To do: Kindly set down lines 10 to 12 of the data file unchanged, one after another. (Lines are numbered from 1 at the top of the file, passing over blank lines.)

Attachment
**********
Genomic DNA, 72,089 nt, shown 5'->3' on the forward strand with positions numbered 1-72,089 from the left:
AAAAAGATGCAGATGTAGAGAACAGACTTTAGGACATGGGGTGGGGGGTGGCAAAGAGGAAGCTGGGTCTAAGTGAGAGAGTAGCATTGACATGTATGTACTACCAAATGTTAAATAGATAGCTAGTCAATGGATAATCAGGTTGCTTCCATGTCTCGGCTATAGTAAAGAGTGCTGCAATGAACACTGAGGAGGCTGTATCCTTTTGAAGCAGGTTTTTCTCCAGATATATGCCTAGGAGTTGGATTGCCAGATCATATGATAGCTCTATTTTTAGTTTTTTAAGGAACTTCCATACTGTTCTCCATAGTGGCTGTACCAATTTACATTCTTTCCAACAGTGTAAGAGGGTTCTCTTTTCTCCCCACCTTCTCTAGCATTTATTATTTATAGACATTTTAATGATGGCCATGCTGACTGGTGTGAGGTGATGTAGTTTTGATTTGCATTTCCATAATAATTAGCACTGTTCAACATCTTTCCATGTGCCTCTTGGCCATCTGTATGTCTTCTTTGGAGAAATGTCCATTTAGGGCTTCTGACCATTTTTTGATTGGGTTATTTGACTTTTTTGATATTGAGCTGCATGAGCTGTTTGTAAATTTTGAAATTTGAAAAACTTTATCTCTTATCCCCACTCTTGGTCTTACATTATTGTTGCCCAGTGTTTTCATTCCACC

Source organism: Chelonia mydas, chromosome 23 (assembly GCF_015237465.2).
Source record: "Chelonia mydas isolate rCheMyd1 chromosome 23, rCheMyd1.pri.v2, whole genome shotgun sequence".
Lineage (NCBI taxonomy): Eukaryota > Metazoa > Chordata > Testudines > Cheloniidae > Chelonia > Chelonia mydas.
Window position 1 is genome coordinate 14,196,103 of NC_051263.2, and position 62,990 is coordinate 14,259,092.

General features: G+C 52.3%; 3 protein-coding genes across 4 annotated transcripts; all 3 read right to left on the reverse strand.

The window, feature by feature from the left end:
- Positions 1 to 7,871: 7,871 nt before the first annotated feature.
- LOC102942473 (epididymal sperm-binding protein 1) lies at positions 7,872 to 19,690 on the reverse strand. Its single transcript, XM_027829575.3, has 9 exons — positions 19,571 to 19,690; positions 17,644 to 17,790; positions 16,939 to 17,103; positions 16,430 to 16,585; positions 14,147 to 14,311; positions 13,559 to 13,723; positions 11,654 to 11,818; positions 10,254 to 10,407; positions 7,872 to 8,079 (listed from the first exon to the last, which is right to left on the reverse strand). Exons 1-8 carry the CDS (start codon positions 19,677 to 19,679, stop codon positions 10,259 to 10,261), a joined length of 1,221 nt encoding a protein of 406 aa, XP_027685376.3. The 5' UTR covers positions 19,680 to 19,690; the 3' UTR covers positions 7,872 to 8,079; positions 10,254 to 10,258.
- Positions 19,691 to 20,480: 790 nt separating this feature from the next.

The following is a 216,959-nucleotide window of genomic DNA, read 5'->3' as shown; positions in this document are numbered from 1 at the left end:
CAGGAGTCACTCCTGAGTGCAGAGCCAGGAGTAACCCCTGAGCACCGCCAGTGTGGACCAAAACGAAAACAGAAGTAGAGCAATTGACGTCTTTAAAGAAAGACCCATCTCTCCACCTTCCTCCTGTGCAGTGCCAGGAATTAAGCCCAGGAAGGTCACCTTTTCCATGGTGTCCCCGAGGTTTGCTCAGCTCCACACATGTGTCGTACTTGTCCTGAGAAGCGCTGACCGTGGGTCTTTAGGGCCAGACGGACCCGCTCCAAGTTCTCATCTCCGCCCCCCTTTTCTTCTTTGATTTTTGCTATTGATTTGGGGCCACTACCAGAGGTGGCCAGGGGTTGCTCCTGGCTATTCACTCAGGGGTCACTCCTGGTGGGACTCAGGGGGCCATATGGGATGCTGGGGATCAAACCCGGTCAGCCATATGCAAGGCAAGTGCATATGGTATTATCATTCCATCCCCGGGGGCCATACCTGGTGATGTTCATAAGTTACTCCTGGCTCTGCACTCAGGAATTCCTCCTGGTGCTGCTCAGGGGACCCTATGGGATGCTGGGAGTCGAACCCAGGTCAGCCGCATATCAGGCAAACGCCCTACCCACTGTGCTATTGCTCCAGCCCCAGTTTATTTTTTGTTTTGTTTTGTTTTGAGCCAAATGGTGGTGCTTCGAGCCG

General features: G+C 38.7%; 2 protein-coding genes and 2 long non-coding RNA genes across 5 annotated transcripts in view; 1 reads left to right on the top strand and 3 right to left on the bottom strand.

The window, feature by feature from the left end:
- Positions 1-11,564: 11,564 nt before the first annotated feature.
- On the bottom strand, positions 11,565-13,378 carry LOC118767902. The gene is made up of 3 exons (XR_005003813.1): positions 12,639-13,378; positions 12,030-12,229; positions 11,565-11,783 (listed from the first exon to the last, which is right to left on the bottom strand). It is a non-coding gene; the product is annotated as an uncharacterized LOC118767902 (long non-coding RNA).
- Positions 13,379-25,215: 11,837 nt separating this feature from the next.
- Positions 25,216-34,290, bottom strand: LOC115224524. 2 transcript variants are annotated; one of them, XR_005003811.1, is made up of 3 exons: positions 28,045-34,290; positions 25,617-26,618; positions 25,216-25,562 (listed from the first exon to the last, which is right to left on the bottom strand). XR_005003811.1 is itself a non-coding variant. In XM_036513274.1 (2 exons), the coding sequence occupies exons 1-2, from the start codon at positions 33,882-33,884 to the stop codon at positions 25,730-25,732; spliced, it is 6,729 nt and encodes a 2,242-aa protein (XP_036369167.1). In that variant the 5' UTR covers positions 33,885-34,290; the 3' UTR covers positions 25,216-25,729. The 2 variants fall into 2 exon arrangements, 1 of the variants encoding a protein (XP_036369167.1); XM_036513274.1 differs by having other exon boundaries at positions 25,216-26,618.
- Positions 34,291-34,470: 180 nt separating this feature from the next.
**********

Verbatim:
- LOC102942473 (epididymal sperm-binding protein 1) lies at positions 7,872 to 19,690 on the reverse strand. Its single transcript, XM_027829575.3, has 9 exons — positions 19,571 to 19,690; positions 17,644 to 17,790; positions 16,939 to 17,103; positions 16,430 to 16,585; positions 14,147 to 14,311; positions 13,559 to 13,723; positions 11,654 to 11,818; positions 10,254 to 10,407; positions 7,872 to 8,079 (listed from the first exon to the last, which is right to left on the reverse strand). Exons 1-8 carry the CDS (start codon positions 19,677 to 19,679, stop codon positions 10,259 to 10,261), a joined length of 1,221 nt encoding a protein of 406 aa, XP_027685376.3. The 5' UTR covers positions 19,680 to 19,690; the 3' UTR covers positions 7,872 to 8,079; positions 10,254 to 10,258.
- Positions 19,691 to 20,480: 790 nt separating this feature from the next.

The following is a 216,959-nucleotide window of genomic DNA, read 5'->3' as shown; positions in this document are numbered from 1 at the left end: